Scientists have leaped over a major hurdle in efforts to begin commercial production of a form of carbon that could rival silicon in its potential for revolutionizing electronics devices ranging from supercomputers to cell phones. Called graphene, the material consists of a layer of graphite 50,000 times thinner than a human hair with unique electronic properties. Graphene's properties are remarkable. Impermeable to gas, strongest two dimensional material ever tested, with a tensile strength 200 times as great as that of steel, conducts heat better than any metal. Graphene's has unusual electrical characteristics, esp. its ability to carry charge carriers at speeds dwarfing those possible in silicon that allow superfast switching in data processing They can also be chopped into transistors, showing the way to mass production. IBM achieved another milestone by demonstrating 100-gigahertz graphene-based transistors, and set a new record at 300 GHz. And if graphene keeps progressing as fast as it has in the past few years, it will surely attract the immense weight of investment in research and development that has so far gone almost exclusively to silicon. Andre Geim and Konstantin Novoselov, won the 2010 Nobel Prize for Physics for ground breaking experiments in Graphene!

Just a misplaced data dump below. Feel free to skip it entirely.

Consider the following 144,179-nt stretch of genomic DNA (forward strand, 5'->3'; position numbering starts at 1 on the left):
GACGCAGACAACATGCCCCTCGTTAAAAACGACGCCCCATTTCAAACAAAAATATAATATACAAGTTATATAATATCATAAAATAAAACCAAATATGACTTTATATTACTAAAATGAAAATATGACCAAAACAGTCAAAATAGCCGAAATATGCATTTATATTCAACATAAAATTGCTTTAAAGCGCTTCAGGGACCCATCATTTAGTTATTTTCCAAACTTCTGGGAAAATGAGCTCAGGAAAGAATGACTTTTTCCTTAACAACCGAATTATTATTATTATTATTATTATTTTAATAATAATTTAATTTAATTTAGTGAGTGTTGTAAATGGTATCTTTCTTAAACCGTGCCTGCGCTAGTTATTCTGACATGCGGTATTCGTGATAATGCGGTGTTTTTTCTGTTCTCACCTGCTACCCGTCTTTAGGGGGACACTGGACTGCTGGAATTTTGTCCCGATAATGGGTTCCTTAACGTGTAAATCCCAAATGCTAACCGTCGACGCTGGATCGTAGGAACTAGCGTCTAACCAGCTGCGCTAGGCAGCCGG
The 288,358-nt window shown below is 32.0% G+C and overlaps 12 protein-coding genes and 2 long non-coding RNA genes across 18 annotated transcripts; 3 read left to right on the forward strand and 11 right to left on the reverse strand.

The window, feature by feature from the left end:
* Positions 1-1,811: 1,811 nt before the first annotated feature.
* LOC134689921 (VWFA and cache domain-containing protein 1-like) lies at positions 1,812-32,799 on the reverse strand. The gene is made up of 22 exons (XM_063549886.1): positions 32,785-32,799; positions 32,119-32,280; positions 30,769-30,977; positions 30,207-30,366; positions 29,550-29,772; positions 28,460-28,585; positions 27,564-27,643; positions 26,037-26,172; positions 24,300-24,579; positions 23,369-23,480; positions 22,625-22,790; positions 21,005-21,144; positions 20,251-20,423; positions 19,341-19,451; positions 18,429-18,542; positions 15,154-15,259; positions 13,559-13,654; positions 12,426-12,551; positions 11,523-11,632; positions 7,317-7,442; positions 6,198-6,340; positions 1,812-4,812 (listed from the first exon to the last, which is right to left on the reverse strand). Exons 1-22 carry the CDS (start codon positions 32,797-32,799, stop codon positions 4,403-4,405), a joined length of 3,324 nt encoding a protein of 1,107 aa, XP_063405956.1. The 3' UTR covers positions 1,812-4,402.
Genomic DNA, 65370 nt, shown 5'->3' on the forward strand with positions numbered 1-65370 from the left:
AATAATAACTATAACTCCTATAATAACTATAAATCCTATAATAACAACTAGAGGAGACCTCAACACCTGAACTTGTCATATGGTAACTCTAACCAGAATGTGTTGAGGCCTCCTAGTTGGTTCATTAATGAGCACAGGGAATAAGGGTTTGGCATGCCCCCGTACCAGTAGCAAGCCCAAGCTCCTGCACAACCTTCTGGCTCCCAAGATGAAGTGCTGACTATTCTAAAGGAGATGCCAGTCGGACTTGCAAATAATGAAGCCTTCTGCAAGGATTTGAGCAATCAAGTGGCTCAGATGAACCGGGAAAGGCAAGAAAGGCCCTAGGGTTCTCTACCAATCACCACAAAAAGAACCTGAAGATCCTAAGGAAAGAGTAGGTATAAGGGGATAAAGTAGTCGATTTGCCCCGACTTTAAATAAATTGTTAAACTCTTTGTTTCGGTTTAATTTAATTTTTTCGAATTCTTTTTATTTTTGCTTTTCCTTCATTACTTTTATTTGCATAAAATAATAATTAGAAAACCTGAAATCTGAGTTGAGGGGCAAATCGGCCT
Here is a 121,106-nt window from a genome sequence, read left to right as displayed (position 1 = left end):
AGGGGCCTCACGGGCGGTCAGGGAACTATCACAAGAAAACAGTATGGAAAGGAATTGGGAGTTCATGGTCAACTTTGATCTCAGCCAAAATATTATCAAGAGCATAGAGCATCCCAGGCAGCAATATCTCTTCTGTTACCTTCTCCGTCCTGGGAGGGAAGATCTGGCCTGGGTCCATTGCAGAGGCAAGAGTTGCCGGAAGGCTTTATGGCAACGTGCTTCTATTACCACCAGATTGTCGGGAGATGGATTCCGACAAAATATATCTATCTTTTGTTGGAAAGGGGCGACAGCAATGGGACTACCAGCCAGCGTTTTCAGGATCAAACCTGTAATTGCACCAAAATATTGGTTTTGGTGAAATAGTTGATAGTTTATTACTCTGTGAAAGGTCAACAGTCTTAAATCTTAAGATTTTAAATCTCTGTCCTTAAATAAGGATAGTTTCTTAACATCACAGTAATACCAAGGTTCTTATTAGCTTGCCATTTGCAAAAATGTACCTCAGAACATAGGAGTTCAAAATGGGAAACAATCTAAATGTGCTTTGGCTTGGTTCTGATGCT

Graphene is a novel material with very unusual properties. To be sure, silicon will reign supreme in many of the applications in which it is now found. But carbon, silicon's little brother, has new realms to conquer. And if graphene keeps progressing as fast as it has in the past two years, it will surely attract the immense weight of investment in research and development that has so far gone almost exclusively to silicon. If that happens, then little brother will at first supplement silicon and at last supplant it, as little brothers often.
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